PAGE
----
Jones v Mid-Glamorgan County Council: CA 13 May 1997

On being told he was to be dismissed, Mr Jones had taken early retirement. He made a claim in the County Court that his pension had been wrongly reduced, The court rejected his allegation that he had acted under duress. His subsequent claim of unfair dismissal in the Employment ribunal was also rejected, but his appeal to the EAT had succeeded. The Council now appealed.
Held: The appeal succeeded. Waite LJ said: ‘It is an exceptional position in Industrial Tribunal cases for a case to be dismissed on the submission of no case to answer. The generally accepted view in Industrial Tribunal cases is that we should hear both sides before we make our decision’ and ‘The concept of dismissal by enforced resignation is too valuable and too flexible to be constrained by such preconditions as a requirement that a threat of dismissal must be the sole factor inducing the resignation.’ The Court of Appeal, when assessing a tribunal’s decision must look beyond any poor expression of the judgment to see whether the tribunal’s approach was correct in in law.
Waie LJ went on to say: ‘Courts and tribunals have been willing, from the earliest days of the unfair dismissal jurisdiction, to look, when presented with an apparent resignation, at the substance of the termination for the purpose of inquiring whether the degree of pressure placed on the employee by the employer to retire amounted in reality to a dismissal. In the instant case, the employee had framed his claim in constructive dismissal, and the industrial tribunal dealt with it upon that footing. There was accordingly some discussion before us as to whether the principle I have just mentioned is to be regarded as deriving from an inference of circumstances giving rise to a constructive dismissal under s.95(1)(c) of the Employment Rights Act 1996, or whether it is more broadly based as a species of direct dismissal. For my own part, while tending to favour the latter view, I do not find it necessary to resolve that question in the present case because the principle itself (whatever its origins) is well settled. It is a principle of the utmost flexibility which is willing in all instances of apparent voluntary retirement to recognise a dismissal when it sees it, but is by no means prepared to assume that every resignation influenced by pressure or inducement on the part of the employer falls to be so treated. At one end of the scale is the blatant instance of a resignation preceded by the employer’s ultimatum: ‘Retire on my terms or be fired’ – where it would not be surprising to find the industrial tribunal drawing the inference that what had occurred was a dismissal. At the other extreme is the instance of the long-serving employee who is attracted to early retirement by benevolent terms of severance offered by grateful employers as a reward for loyalty – where one would expect the industrial tribunal to draw the contrary inference of termination by mutual agreement. Between those two extremes there are bound to lie much more debatable cases to which, according to their particular circumstances, the industrial tribunals are required to apply their expertise in determining whether the borderline has been crossed between a resignation that is truly voluntary and a retirement unwillingly made in response to a threat. I doubt myself whether, given the infinite variety of circumstance, there can be much scope for assistance from authority in discharging that task: indeed, attempts to draw analogies from other cases may provide more confusion than guidance.’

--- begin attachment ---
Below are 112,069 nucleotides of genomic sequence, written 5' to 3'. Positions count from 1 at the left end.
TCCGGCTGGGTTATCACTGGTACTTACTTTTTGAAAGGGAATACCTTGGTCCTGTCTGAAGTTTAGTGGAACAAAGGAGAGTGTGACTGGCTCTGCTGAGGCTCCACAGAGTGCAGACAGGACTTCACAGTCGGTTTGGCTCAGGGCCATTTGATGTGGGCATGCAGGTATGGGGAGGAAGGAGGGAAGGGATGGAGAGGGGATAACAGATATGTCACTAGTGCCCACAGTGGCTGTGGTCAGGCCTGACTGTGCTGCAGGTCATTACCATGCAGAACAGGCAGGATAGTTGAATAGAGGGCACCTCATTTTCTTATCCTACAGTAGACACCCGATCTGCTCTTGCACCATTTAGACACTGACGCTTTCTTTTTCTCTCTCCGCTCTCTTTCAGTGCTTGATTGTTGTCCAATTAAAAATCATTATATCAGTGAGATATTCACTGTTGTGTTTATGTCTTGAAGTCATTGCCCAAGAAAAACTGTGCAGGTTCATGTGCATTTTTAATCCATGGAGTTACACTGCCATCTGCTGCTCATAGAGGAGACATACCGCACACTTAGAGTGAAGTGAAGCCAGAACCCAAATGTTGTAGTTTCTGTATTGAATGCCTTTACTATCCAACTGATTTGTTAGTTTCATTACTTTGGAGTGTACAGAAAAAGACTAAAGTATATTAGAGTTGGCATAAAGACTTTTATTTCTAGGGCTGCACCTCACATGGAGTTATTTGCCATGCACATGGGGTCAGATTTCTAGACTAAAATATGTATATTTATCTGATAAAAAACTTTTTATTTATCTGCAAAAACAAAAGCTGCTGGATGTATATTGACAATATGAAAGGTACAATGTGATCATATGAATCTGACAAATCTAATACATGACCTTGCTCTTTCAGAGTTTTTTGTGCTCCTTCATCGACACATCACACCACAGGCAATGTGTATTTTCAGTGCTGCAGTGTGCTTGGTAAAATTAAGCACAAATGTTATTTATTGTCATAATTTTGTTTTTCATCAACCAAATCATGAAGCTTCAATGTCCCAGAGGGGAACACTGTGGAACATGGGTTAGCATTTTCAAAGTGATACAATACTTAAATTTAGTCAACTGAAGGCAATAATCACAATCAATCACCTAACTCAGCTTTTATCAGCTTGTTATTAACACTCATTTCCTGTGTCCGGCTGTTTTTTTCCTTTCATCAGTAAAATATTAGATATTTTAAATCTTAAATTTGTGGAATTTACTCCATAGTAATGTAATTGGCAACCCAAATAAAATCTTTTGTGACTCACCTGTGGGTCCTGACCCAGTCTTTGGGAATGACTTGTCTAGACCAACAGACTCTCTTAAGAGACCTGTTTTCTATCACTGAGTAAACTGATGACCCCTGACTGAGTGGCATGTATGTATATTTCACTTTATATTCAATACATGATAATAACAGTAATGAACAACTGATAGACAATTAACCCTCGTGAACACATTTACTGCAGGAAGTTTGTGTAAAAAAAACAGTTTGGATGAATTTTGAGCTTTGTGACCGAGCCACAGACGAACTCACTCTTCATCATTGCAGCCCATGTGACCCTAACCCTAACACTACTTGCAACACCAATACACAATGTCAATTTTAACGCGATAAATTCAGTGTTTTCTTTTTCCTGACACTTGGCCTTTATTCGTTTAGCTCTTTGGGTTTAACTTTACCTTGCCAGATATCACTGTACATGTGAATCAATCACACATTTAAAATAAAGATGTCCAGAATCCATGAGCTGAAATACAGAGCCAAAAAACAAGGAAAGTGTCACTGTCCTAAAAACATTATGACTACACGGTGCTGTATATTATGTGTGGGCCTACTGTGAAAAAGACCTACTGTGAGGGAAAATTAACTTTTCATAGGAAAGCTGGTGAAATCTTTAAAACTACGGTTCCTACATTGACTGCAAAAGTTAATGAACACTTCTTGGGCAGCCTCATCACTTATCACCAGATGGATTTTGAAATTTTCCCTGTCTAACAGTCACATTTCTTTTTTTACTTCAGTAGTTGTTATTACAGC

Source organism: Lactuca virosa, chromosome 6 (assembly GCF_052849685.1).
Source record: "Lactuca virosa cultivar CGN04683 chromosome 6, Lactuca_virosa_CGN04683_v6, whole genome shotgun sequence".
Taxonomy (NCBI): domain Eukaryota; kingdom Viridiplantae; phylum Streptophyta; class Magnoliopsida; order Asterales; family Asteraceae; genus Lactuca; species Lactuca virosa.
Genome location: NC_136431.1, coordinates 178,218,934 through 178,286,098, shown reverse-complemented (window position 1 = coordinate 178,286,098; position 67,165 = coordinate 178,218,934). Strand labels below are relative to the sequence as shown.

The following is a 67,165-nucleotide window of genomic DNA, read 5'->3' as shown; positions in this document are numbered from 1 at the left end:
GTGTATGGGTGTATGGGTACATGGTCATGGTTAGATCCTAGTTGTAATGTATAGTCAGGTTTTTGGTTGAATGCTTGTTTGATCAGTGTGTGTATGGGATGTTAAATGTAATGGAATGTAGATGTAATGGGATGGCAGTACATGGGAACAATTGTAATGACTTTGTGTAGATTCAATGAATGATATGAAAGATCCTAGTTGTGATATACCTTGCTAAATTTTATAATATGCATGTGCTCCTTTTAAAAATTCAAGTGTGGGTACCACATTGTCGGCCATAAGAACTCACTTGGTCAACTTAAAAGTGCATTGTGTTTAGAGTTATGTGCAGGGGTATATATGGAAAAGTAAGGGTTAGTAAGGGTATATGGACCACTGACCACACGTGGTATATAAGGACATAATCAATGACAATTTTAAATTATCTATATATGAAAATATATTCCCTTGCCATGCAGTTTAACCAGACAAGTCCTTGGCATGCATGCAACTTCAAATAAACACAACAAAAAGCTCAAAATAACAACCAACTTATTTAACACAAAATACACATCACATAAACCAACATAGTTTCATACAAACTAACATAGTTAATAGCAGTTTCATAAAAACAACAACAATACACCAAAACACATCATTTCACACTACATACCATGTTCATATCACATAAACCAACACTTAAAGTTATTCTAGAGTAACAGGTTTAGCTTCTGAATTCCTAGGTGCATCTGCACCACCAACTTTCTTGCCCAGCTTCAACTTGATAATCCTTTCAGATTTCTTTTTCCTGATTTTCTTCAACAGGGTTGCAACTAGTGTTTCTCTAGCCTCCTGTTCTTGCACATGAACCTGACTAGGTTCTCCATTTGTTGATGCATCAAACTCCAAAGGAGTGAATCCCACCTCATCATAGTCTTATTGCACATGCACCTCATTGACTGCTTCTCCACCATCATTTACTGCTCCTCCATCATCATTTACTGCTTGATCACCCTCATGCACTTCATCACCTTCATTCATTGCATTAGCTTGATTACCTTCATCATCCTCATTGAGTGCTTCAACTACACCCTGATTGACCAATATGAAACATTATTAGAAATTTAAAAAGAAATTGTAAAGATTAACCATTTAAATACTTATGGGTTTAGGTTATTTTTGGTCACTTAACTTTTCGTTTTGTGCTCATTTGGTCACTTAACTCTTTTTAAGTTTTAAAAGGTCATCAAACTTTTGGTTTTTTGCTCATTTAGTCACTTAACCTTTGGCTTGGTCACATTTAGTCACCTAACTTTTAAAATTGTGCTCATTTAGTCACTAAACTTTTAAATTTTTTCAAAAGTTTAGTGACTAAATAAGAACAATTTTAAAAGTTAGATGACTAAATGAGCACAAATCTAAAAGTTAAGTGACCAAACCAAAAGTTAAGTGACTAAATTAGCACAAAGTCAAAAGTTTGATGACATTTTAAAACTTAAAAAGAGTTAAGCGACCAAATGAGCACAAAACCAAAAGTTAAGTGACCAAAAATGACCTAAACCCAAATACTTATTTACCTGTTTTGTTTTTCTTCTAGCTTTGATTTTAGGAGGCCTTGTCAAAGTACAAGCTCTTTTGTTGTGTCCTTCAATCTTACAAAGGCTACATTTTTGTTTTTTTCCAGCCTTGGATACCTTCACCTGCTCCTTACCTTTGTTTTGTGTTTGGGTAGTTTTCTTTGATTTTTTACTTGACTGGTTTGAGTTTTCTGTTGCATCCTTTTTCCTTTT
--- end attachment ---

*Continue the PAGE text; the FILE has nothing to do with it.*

Lord Justice Kennedy, Lord Justice Waite, Mr Justice Mccullough
Gazette 14-Jan-1998, [1997] EWCA Civ 1680, [1997] ICR 815, [1997] IRLR 685
Employment Rights Act 1996 95(1)(c)
England and Wales
Appeal fromJones v Mid-Glamorgan County Council EAT 8-May-1995
. .
CitedSheffield v Oxford Controls Co Ltd EAT 18-Dec-1978
The company had been owned equally by Mr. Sheffield and Mr. Raison. The Raisons gained effective control of the company on the issue of shares. Mr. and Mrs. Sheffield had been employed, but after a row, she was told she would have to go. This . .

Cited by:
CitedLogan v Commissioners of Customs and Excise CA 23-Jul-2003
The respondent had at the close of the claimant’s case submitted that it had no case to answer. The tribunal agreed and discharged the claim without hearing from the respondent. The employer appealed the EAT’s decision to allow her appeal.
CitedSandhu v Jan De Rijk Transport Ltd CA 10-May-2007
The court was asked whether the claimant had been dismissed or had resigned. He had attended a meeting to be told that his contract was to be finished. The company later complained that he had resigned when they were unable to reach a compromise on . .
CitedNorthgate HR Ltd v Mercy CA 13-Dec-2007
The claimant alleged that his selection for redundancy was unfair, the company having failed properly to consult its own employee consultation council and in having failed to disclose its scoring system. The company said that any such complaint . .

Lists of cited by and citing cases may be incomplete.


Leading Case

Updated: 10 November 2021; Ref: scu.142076